It's not enough to just duplicate the frame (e.g. C-x 5 2). You need to clone the Info buffer.
Open Info to the first place, then use M-n to clone the buffer. Then navigate in the new Info window (new buffer) to the second place.
In other words, it should just work, but you need to use M-n to clone the buffer (getting a new, different buffer).
If you don'...
Apparently Emacs expects the value of alpha to be within [0, 100], as I can reproduce this issue with alpha set to a value outside of that exact range.
Poking around in its codebase, you can find the x_set_alpha function in src/frame.c signaling an "Args out of range" error on the same condition.
As an immediate fix you can specify an Emacs-specific alpha ...
There is an internal predicate in ediff-init.el, called ediff-window-display-p. When I redefined it (after loading ediff, of course) like so, everything works in a single frame, including the function you mentioned as a problem:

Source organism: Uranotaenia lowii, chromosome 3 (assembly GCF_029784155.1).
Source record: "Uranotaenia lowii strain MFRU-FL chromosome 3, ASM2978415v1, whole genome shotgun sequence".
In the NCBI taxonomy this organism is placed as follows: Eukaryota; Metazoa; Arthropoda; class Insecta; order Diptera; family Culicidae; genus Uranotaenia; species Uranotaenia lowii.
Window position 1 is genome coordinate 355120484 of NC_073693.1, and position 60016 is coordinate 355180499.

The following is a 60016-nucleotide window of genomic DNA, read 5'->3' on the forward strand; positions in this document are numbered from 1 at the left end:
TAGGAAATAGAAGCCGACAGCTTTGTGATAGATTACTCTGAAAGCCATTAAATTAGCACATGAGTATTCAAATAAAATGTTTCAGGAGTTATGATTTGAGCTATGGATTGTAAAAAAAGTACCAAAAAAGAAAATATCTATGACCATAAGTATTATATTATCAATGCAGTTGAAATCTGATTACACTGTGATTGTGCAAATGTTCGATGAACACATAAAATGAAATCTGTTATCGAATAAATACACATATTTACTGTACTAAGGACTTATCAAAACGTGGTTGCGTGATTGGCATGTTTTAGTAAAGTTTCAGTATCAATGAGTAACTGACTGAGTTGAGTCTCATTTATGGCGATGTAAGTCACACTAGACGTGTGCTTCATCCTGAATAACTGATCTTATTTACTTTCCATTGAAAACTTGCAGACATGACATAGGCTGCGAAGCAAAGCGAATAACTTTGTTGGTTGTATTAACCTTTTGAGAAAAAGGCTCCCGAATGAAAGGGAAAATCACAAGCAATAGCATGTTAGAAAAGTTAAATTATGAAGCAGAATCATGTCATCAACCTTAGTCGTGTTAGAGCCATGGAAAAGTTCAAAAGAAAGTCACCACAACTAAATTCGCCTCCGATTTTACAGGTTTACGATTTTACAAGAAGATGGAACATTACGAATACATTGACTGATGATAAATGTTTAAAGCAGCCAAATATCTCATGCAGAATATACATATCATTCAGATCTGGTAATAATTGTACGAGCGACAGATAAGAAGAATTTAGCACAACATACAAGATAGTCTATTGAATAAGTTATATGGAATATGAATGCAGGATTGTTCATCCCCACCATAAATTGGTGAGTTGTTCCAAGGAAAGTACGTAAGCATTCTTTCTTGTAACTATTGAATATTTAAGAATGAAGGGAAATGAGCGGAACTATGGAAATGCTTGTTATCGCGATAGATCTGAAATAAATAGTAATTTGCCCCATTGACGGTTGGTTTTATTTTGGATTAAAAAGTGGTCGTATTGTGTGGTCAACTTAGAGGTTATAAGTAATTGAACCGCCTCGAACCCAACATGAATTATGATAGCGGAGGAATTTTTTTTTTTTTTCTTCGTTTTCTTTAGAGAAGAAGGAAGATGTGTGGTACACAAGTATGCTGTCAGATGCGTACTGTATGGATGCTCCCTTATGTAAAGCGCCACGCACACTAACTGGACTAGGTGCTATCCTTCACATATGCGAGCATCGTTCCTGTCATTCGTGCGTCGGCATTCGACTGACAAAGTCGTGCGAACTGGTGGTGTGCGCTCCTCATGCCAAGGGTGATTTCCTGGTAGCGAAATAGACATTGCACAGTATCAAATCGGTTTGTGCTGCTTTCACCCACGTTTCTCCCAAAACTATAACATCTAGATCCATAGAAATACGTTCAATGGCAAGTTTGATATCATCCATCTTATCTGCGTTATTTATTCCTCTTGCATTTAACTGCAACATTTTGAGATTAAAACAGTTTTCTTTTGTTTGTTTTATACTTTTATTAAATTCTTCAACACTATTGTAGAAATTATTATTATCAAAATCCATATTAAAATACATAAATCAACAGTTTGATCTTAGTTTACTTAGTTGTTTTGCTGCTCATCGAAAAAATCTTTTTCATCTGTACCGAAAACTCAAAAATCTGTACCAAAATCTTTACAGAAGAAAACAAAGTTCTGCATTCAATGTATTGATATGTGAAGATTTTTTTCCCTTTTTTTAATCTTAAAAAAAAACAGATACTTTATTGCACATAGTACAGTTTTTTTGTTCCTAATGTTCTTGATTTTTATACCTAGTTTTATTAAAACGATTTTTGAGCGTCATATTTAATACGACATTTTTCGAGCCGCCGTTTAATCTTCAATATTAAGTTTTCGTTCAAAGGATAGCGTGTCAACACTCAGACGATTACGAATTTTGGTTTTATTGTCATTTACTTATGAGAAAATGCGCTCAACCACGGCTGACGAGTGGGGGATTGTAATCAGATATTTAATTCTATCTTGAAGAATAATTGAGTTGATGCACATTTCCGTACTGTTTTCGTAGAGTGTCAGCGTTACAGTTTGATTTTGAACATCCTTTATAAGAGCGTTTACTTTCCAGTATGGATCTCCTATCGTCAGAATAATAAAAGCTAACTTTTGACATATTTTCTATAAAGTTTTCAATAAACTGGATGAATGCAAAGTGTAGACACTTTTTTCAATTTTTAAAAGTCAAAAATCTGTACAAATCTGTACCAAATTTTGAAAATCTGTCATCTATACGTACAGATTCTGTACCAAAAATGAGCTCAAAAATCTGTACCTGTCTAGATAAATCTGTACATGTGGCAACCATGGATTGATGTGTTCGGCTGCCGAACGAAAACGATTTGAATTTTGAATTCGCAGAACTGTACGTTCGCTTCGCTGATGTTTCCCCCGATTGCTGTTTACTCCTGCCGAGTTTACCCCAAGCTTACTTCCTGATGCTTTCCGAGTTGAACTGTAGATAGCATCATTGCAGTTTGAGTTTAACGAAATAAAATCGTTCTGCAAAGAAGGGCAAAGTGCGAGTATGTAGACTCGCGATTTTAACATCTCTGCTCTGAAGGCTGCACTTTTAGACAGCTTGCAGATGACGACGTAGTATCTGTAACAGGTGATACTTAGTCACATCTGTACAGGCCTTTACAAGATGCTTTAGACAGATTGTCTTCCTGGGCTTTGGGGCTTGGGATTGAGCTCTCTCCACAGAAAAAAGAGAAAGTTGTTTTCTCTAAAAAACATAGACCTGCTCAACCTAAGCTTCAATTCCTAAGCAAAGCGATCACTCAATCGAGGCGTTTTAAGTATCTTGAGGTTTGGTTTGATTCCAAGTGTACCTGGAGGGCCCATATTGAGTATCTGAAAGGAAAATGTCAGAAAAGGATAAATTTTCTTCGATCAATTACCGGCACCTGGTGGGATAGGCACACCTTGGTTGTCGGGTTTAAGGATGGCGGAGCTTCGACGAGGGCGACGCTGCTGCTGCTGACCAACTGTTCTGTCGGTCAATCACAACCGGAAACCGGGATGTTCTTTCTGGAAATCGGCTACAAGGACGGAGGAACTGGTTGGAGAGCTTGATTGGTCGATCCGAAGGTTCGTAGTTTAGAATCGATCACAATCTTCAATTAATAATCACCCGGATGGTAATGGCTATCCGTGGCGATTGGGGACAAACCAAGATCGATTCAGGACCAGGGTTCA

(defun ediff-window-display-p () nil)
I do agree with @lawlist that this is a nice feature request -- to fix ediff-window-setup-...
Because you're setting frame-title-format to "%b - GNU Emacs 26.1 ".
You can try the following instead
`((buffer-file-name "%f" "%b")
,(format " - GNU Emacs %s" emacs-version)))
The following does the same but it probably does some unneeded work (that is, computing the version string) repeatedly
A bit of terminology that can help you find help and documentation: for historical reasons, what the rest of the world calls a window is called frame in Emacs. What Emacs calls a window is what the rest of the world sometimes calls a pane. The same metaphor grew in different directions.
Emacs automatically sets its operating system window title (i.e. the ...
No need to fiddle with make-frame or hooks at all for this.
Just use special-display-buffer-names to specify that those buffers get dedicated frames.
You can even give their frames particular parameters (e.g. different background colors), if you want.
(append '(("FM" (background-color . "LightBlue"))...